Mark's insight that the opportunity is not just about building a "social networking site" but rather building a platform based on the social graph itself provides a lens through which to re-think countless other applications. Products like xobni (inbox spelled backwards) and MarkLogic's MarkMail explore the social graph hidden in our email communications; Google and Yahoo! have both announced projects around this same idea. Google also acquired Jaiku, a pioneer in building a social-graph enabled address book for the phone.

This is not to say that the idea of the social graph as the next big thing invalidates the other insights I was working with. Instead, it clarifies and expands them:

  • Massive collections of data and the software that manipulates those collections, not software alone, are the heart of the next generation of applications.
  • The social graph is only one instance of a class of data structure that will prove increasingly important as we build applications powered by data at internet scale. You can think of the mapping of people, businesses, and events to places as the "location graph", or the relationship of search queries to results and advertisements as the "question-answer graph."
  • The graph exists outside of any particular application; multiple applications may explore and expose parts of it, gradually building a model of relationships that exist in the real world.
  • As these various data graphs become the indispensable foundation of the next generation "internet operating system," we face one of two outcomes: either the data will be shared by interoperable applications, or the company that first gets to a critical mass of useful data will become the supplier to other applications, and ultimately the master of that domain.

So have I really changed my mind? As you can see, I'm incorporating "social software" into my own ongoing explanations of the future of computer applications.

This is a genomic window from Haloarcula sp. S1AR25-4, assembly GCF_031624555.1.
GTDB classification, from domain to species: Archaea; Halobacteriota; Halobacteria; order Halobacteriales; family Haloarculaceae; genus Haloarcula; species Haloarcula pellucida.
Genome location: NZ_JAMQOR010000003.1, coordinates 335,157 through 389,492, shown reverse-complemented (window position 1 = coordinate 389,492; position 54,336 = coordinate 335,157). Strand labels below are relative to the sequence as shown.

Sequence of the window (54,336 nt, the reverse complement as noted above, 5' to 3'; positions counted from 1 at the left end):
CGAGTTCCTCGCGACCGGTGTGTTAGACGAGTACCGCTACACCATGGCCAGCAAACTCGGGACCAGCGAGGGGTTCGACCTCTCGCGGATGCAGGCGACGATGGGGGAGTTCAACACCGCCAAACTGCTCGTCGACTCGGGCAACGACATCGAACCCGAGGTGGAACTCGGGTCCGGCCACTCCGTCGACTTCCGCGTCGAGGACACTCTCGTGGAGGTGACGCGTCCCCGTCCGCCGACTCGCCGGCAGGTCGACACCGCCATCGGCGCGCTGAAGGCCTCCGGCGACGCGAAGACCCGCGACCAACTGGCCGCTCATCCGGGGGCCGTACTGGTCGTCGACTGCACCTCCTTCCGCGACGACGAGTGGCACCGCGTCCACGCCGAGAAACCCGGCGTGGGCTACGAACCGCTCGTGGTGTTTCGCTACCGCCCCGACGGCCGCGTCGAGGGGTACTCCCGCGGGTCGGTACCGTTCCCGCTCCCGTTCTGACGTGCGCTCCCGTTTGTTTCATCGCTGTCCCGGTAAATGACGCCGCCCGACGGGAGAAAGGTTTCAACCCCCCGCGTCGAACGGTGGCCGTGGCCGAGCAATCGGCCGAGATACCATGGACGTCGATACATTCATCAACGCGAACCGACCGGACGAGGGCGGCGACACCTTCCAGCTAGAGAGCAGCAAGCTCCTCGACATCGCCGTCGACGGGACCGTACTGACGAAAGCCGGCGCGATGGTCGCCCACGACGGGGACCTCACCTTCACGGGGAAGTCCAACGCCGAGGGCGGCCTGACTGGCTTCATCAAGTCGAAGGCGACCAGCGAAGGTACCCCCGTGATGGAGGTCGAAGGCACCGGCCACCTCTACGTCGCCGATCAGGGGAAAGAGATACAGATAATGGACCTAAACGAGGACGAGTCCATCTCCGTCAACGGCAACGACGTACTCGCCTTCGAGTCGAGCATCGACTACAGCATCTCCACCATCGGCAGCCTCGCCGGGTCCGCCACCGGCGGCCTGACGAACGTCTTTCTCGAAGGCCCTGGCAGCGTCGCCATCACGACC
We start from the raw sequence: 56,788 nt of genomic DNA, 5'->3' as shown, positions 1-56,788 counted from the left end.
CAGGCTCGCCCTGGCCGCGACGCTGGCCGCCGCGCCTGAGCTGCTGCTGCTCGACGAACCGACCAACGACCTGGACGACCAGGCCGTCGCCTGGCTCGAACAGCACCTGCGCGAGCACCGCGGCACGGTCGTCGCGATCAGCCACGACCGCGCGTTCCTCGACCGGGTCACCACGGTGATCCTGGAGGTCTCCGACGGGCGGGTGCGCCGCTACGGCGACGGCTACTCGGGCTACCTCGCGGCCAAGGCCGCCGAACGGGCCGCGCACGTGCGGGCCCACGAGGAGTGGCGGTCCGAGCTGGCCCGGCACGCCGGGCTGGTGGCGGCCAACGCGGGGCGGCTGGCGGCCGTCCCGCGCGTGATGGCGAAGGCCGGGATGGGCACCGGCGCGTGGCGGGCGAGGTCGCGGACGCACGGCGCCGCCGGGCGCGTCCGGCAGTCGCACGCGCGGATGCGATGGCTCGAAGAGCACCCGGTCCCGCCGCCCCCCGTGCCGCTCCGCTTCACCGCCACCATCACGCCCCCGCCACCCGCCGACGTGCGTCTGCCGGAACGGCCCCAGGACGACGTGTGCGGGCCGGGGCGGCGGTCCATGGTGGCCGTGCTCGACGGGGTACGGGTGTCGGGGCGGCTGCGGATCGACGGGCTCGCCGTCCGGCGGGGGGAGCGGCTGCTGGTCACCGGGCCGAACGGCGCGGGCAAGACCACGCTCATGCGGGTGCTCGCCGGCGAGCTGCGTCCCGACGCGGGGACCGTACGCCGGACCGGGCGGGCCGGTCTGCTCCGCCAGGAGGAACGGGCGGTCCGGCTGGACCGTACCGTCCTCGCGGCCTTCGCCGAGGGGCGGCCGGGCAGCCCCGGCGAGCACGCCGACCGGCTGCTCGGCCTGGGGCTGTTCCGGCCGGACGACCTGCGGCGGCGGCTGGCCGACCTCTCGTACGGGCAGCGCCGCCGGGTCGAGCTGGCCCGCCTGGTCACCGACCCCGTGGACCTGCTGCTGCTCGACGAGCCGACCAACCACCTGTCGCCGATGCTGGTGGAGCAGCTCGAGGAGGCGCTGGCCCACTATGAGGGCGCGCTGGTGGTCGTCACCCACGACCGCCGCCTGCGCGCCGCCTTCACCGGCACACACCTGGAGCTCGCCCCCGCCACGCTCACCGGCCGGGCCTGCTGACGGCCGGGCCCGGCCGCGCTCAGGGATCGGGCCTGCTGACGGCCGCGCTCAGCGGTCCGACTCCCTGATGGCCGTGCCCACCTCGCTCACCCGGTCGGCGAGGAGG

It's curious to look back at the notes from that first Social Software summit. Many core insights are there, but the details are all wrong. Many of the projects and companies mentioned have disappeared, while the ideas have moved beyond that small group of 30 or so people, and in the process have become clearer and more focused, imperceptibly shifting from what we thought then to what we think now.

Both Clay, who thought then that "social software" was a meaningful metaphor and I, who found it less useful then than I do today, have changed our minds. A concept is a frame, an organizing principle, a tool that helps us see. It seems to me that we all change our minds every day through the accretion of new facts, new ideas, new circumstances. We constantly retell the story of the past as seen through the lens of the present, and only sometimes are the changes profound enough to require a complete repudiation of what went before.

Ideas themselves are perhaps the ultimate social software, evolving via the conversations we have with each other, the artifacts we create, and the stories we tell to explain them.

Yes, if facts change our mind, that's science. But when ideas change our minds, we see those facts afresh, and that's history, culture, science, and philosophy all in one.